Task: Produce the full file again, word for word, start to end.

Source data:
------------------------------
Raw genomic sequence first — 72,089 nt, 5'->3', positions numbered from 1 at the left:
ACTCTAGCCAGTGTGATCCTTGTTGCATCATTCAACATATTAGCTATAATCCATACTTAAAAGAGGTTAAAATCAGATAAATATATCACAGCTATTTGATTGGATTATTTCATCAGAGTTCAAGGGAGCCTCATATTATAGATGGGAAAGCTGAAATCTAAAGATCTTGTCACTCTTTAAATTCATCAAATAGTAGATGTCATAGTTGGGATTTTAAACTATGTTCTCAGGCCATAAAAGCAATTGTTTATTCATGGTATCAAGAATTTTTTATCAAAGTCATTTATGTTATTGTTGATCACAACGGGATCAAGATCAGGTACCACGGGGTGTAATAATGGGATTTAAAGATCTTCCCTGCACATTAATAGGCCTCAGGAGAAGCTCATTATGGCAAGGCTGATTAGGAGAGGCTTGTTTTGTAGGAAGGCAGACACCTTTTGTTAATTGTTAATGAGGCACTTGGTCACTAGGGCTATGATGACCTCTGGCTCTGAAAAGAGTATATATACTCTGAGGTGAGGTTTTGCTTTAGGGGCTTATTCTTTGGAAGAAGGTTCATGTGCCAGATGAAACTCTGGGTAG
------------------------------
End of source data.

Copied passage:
Raw genomic sequence first — 72,089 nt, 5'->3', positions numbered from 1 at the left:
ACTCTAGCCAGTGTGATCCTTGTTGCATCATTCAACATATTAGCTATAATCCATACTTAAAAGAGGTTAAAATCAGATAAATATATCACAGCTATTTGATTGGATTATTTCATCAGAGTTCAAGGGAGCCTCATATTATAGATGGGAAAGCTGAAATCTAAAGATCTTGTCACTCTTTAAATTCATCAAATAGTAGATGTCATAGTTGGGATTTTAAACTATGTTCTCAGGCCATAAAAGCAATTGTTTATTCATGGTATCAAGAATTTTTTATCAAAGTCATTTATGTTATTGTTGATCACAACGGGATCAAGATCAGGTACCACGGGGTGTAATAATGGGATTTAAAGATCTTCCCTGCACATTAATAGGCCTCAGGAGAAGCTCATTATGGCAAGGCTGATTAGGAGAGGCTTGTTTTGTAGGAAGGCAGACACCTTTTGTTAATTGTTAATGAGGCACTTGGTCACTAGGGCTATGATGACCTCTGGCTCTGAAAAGAGTATATATACTCTGAGGTGAGGTTTTGCTTTAGGGGCTTATTCTTTGGAAGAAGGTTCATGTGCCAGATGAAACTCTGGGTAG